Sushi Bake is one of the latest gastronomic trends to pop up during the community quarantine period. It is basically a deconstructed version of the original Japanese rolled sushi; a quick and easy way to make in a large batch.
Hand making sushi rolls requires special skills to do, but this sushi bake recipe takes the hard work and time out of rolling each piece individually. With sushi bake, all you have to do is scoop a portion of it and wrap it in a small sheet of roasted seaweed, and then eat; making it a great option for larger parties or gatherings.
The basic ingredients you need to make this dish is sushi rice (or short/medium-grained rice), Japanese mayonnaise, cream cheese, sriracha for heat, ebiko (shrimp roe), Furikake, and your choice of seafood from salmon, to kani (imitation crab sticks), to tuna, or even unagi (eel). Furikake is a mixture of dry ingredients that is used as seasoning and sprinkled on top of cooked rice, fish, and vegetables. Since the sushi bake wave hit, it’s relatively easy to find Furikake in stores, online, or from small local businesses. If you can’t seem to find Furikake, then you can easily make it at home with roasted sesame seeds, Korean roasted seaweed flakes, salt, and sugar.
Being a person who doesn’t immediately hop on the trendy bandwagon, here is my take on it four months later. For the sushi bake that I will be sharing tonight, I decided to add a little twist to it since this month is all about cooking with or showing off the colour blue. I threw in some dried butterfly pea flowers into the rice cooker to give the sushi rice a blue (almost violet) hue. Thus, my Magic Salmon Sushi Bake!
I sourced my salmon, Furikake bonito, ebiko (shrimp roe), and roasted nori sheets from seabites.ph. They basically have all the sushi bake needs including mirin and Japanese mayonnaise that you can get as a kit. I just happen to have the latter already in my pantry as well as the other ingredients to support my dish. Bottom line, go and support small local businesses especially during this pandemic!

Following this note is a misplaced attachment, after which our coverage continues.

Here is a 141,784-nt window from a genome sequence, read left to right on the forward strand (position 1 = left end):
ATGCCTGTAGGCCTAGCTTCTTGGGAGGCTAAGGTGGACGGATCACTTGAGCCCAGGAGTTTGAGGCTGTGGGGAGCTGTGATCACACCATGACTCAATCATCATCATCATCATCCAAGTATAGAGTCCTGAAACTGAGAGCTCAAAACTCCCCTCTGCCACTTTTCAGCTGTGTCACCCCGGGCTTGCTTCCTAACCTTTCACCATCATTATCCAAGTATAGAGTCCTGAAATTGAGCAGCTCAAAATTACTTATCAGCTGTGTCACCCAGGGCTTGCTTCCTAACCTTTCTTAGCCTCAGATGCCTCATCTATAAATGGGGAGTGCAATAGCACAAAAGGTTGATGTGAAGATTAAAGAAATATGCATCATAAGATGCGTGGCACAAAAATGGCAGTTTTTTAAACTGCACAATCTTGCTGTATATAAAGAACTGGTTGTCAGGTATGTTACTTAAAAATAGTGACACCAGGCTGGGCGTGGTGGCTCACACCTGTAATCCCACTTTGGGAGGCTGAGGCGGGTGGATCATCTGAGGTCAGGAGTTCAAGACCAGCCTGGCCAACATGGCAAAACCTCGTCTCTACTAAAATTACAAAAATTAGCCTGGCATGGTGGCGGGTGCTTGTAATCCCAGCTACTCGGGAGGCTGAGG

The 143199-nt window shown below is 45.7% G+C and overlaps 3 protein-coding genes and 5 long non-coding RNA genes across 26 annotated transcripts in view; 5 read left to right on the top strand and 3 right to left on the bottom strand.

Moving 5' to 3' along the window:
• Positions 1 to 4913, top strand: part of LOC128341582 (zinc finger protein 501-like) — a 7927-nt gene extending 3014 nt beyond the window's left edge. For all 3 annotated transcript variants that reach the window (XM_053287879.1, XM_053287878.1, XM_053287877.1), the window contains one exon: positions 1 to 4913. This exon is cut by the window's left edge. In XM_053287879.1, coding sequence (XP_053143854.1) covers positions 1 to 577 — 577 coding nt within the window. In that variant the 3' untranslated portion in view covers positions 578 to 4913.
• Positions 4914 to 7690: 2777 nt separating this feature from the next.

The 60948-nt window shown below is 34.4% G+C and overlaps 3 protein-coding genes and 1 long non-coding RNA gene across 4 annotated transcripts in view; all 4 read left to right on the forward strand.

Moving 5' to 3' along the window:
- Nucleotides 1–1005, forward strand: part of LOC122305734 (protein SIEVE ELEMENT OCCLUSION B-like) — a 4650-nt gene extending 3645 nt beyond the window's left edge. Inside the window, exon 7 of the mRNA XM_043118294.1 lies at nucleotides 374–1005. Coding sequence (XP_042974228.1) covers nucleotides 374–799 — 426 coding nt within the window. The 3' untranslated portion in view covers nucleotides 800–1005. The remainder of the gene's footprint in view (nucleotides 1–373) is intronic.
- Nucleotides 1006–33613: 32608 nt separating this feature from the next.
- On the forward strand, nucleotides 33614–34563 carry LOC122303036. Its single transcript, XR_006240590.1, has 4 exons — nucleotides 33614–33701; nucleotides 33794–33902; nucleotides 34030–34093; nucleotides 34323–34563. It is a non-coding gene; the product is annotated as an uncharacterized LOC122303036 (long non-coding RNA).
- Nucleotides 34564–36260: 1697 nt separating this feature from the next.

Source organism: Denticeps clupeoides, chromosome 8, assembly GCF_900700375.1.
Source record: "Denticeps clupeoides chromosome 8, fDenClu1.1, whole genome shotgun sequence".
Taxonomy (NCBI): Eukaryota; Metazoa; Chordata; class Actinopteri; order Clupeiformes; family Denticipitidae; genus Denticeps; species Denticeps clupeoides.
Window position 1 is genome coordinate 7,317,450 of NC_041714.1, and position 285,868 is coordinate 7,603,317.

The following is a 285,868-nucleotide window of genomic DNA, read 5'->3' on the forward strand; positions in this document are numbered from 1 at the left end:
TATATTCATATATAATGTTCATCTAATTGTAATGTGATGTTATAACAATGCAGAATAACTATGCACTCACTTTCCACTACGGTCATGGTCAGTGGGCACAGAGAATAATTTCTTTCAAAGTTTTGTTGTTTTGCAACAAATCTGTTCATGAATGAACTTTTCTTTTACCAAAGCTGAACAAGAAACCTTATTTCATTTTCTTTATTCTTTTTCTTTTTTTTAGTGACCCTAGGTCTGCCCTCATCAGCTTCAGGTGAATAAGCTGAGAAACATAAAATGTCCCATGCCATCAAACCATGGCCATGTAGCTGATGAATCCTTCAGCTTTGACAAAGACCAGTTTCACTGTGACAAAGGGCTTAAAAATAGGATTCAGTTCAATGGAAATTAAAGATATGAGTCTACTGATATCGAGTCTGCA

PREP TIME 30 MINS | COOKING TIME 40-55 MINS | SERVES 6-8
For the sushi rice
- 2 cups white sushi-grade rice (short or medium-grained rice will also do)
- 2 cups water
- 1 tbsp loose dried butterfly pea flowers
- 1 tbsp red wine vinegar
- 2 tsp light brown sugar
- 1 tsp salt
For the creamy topping
- 100g cream cheese, softened
- 1/2 cup Japanese mayonnaise, plus extra
- 1/2 cup sriracha, plus extra
- 1 tbsp Furikake bonito
For the topping
- 500g sashimi-grade salmon, sliced
- Ebiko (shrimp roe)
- Furikake bonito
- Korean roasted nori sheets
- Sushi Rice: Rinse the rice with cold water to wash away the excess starch, until the water runs clear, and then drain. Soak the rice in 2 cups of its cooking water for about 20-30 minutes. This is said to give the rice extra time to moisten and cook more evenly. Place it into your rice cooker and let it work its magic.
- Once done, set aside to cool down slightly. Remove the butterfly pea flowers and then season the rice with the red wine vinegar, salt, and sugar. Mix well and set aside until ready to use.
- Preheat oven to 200C (400F or gas mark 6).
- Creamy Topping: In a medium-sized mixing bowl, combine the cream cheese, Japanese mayonnaise, sriracha, and the Furikake bonito. Optional: dice some of the salmon slices and then add them into the bowl too. Mix well and then set aside.
- Magic Salmon Sushi Bake: In a heat-proof rectangular baking dish, spread the sushi rice evenly then lightly press down. Sprinkle a thin layer of the Furikake bonito on top of rice until fully covered.
- Spread the creamy topping on top of the rice, and top with the sliced salmon. Top with more Furikake bonito, ebiko, extra Japanese mayonnaise, and extra sriracha.
- Bake for 15 to 20 minutes or until the top just starts to brown and bubble.
- Scoop and serve immediately with a sheet of roasted nori. Enjoy!
- How do I store sushi bake?
If you happen to have leftovers it is best stored in an airtight container in the refrigerator.
- How long does sushi bake last?
About 3 days in an airtight container in the refrigerator.
- How can I reheat my leftover sushi bake?
You can easily reheat your sushi bake in the microwave or oven until heated through.
– Ally xx